History buffs will be able to enter a ballot to win one of 1,215 free tickets to see the unified Medieval manuscripts.
The papers will be examined in the British Library’s Conservation Centre by some of the world’s leading experts on the documents.
Experts are currently undertaking a major research project on Magna Carta and the charters of King John, funded by the Arts and Humanities Research Council.
This unique opportunity will allow the historians involved to study faded or obscured parts of the text more closely and to look for new clues about the identity of the writers of the texts, which is currently unknown.
Magna Carta, meaning “The Great Charter”, was issued by King John of England as a practical solution to the political crisis he faced in 1215. [BU’s NOTE: Could the current political crisis Barbados i.e. government and the court ignoring the principles of Magna Carta as enshrined in the Barbados Constitution be a fair comparison?]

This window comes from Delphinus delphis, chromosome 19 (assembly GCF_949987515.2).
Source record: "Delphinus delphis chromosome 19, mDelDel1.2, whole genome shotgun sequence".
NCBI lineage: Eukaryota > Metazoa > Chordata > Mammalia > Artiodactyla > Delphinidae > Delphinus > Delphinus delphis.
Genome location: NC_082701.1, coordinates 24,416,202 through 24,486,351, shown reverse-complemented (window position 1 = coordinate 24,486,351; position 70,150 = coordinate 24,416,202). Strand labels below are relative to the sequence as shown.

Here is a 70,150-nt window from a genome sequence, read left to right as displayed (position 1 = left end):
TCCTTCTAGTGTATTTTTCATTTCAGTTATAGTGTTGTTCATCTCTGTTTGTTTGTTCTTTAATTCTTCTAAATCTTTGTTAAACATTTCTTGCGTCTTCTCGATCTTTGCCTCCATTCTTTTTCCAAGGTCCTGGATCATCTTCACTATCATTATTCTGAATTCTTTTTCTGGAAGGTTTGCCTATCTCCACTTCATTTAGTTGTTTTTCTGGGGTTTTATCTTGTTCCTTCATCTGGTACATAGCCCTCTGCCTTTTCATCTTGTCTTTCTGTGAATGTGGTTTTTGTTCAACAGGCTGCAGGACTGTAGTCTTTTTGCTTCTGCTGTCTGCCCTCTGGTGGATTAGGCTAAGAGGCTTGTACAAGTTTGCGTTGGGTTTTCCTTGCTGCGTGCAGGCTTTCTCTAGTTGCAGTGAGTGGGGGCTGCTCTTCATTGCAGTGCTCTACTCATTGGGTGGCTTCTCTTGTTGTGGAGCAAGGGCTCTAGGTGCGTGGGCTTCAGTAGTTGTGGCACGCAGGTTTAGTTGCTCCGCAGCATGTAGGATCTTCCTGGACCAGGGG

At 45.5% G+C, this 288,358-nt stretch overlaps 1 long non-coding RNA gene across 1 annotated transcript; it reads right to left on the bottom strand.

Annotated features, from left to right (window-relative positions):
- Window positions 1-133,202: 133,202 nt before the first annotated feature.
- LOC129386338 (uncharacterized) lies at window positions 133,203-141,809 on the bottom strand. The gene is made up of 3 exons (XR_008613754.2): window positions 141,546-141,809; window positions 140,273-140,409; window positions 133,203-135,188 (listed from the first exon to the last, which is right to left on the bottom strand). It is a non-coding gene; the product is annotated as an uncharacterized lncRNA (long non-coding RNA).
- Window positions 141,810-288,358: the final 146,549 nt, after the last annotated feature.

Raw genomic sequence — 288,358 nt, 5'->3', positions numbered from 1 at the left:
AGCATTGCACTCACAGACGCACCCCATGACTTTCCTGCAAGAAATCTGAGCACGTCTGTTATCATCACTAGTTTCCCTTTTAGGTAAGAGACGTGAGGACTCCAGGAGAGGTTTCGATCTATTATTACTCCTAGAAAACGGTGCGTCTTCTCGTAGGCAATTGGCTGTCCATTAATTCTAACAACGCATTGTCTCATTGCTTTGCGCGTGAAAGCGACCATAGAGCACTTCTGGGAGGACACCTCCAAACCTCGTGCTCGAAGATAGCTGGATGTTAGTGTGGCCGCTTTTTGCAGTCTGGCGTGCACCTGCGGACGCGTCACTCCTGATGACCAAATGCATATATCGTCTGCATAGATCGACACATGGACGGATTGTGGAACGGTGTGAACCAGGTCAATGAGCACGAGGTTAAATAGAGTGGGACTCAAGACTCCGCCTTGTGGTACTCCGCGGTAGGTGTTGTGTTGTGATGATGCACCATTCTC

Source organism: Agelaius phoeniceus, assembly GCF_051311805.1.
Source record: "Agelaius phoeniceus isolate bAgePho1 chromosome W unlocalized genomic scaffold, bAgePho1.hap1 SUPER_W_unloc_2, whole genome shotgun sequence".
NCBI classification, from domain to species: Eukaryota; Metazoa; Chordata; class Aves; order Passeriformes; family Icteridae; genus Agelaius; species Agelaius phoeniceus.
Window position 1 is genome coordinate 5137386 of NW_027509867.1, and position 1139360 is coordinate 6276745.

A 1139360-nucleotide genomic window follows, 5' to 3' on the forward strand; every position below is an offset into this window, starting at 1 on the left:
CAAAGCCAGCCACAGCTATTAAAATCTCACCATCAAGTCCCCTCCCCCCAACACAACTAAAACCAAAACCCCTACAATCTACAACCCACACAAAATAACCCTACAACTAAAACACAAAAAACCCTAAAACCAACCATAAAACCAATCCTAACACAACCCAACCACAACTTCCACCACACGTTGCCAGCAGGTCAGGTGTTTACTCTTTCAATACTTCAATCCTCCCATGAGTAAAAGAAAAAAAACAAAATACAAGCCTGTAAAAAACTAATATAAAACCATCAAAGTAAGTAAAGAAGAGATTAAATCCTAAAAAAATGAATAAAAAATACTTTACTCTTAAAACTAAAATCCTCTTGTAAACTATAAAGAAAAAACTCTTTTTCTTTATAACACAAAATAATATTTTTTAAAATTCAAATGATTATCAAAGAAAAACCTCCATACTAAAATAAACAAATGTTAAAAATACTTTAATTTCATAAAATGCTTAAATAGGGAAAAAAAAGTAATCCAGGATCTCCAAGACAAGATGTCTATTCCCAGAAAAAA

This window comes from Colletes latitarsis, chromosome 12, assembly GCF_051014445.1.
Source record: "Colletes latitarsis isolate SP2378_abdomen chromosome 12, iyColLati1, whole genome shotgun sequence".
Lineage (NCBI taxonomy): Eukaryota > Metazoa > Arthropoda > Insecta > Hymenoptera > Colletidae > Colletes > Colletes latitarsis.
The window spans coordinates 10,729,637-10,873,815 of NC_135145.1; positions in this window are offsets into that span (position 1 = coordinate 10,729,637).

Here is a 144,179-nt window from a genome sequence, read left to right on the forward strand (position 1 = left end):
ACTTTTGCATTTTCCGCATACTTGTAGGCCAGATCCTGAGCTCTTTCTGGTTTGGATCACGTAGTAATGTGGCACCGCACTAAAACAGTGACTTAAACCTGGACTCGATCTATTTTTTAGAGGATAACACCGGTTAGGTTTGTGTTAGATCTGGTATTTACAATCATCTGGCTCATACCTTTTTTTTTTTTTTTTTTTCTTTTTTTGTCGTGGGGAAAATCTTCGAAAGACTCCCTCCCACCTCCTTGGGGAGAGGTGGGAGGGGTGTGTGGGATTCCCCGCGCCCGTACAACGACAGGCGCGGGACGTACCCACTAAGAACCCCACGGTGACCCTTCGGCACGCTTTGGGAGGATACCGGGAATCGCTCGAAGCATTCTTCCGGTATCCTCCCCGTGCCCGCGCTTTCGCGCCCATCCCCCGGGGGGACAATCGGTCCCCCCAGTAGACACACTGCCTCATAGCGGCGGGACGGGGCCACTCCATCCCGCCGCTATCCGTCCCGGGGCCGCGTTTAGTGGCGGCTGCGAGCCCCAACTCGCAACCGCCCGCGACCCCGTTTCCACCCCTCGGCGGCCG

Written in Latin on parchment, Magna Carta established for the first time that the king was subject to the law, rather than above it. [BU’s NOTE: The monarch was not above the law, in the Barbados context this applies to judges and politicians]
Although nearly a third of the text was dropped or substantially rewritten within ten years and almost all the clauses have been repealed in modern times. [BU’s NOTE: But the one requiring timely justice that cannot be bought, has NOT been repealed]
However, Magna Carta remains a cornerstone of the British Constitution and its principles are echoed in the US constitution and others around the world. [BU’s NOTE: Including the Barbados Constitution]